Temporal characteristics of thermal satellite images for urban heat stress and heat island mapping

Janet Elizabeth Nichol, Pui Hang To

Research output: Journal article publicationJournal articleAcademic researchpeer-review

54 Citations (Scopus)


The reconstruction of urban climate is still challenging to climatologists in spite of over five decades of research including direct data measurement and model building. Methods for measuring and monitoring urban climate have strengths and weaknesses depending on the application. The mapping of patterns of urban heat stress over a city is not useful if the patterns depicted apply only to the time of data acquisition. Since thermal satellite sensors can now provide detailed temperature data covering whole cities and beyond, their adoption in urban planning depends on demonstrating their relevance to commonly prevailing conditions. This research investigates and presents a methodology based on four summertime ASTER thermal satellite images of Hong Kong for urban heat stress mapping at detailed level. It demonstrates that satellite images obtained under certain climatic conditions, and accompanied by adequate 'in situ' ground data, can provide a basis for an operational heat stress mapping system. The temporal limitation of thermal satellite images is examined for both day and nighttime images by comparison of image-derived air temperatures with ground data representing extended periods and other hot days and nights outside the image acquisition times. The nighttime images were found to be more representative of air temperature at other times than the daytime images, due to a more stable boundary layer, with lower wind speeds and temperature inversion at night. The nighttime images showed high and significant correlations with ground level air temperatures for an average 13-h period surrounding the image time 10.42pm, from 6. pm to 4-8. am the next day. Additionally they were highly and significantly correlated with ground air temperature distributions on 93% of all hot summer nights in the same years. Therefore the nighttime images can be considered representative of a commonly occurring summer nighttime situation in Hong Kong, and can be used to determine the locations of areas where temperatures commonly exceed hot weather warning thresholds. Notably, the images were better able than climate stations to represent areas in the urbanized Kowloon Peninsula and several smaller satellite towns which exceeded hot weather warning thresholds. Many areas exceeded the thresholds, even when no hot weather warning was in force, due to the unrepresentative location of climate stations. The images were also more able than climate stations to indicate the hottest and coolest areas over the Hong Kong territory, thereby enabling measurement of the magnitude and extent of the urban heat island. (ISPRS).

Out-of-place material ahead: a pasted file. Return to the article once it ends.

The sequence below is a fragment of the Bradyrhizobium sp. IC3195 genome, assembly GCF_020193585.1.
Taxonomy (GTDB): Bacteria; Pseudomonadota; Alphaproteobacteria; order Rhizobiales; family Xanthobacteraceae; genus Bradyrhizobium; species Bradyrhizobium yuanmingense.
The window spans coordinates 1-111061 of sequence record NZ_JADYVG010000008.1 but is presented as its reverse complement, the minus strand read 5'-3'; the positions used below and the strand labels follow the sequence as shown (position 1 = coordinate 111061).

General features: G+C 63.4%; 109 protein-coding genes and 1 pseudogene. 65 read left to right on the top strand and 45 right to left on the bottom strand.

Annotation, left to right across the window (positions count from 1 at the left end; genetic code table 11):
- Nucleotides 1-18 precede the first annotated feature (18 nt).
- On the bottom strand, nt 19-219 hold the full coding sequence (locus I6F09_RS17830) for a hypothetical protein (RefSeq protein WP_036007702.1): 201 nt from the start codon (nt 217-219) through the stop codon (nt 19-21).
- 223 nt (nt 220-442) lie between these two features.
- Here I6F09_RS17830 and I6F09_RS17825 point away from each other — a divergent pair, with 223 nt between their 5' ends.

Original languageEnglish
Pages (from-to)153-162
Number of pages10
JournalISPRS Journal of Photogrammetry and Remote Sensing
Publication statusPublished - 1 Nov 2012


  • Climate
  • Satellite
  • Thermal
  • Urban

ASJC Scopus subject areas

  • Atomic and Molecular Physics, and Optics
  • Computers in Earth Sciences
  • Engineering (miscellaneous)
  • Geography, Planning and Development
  • Computer Science Applications


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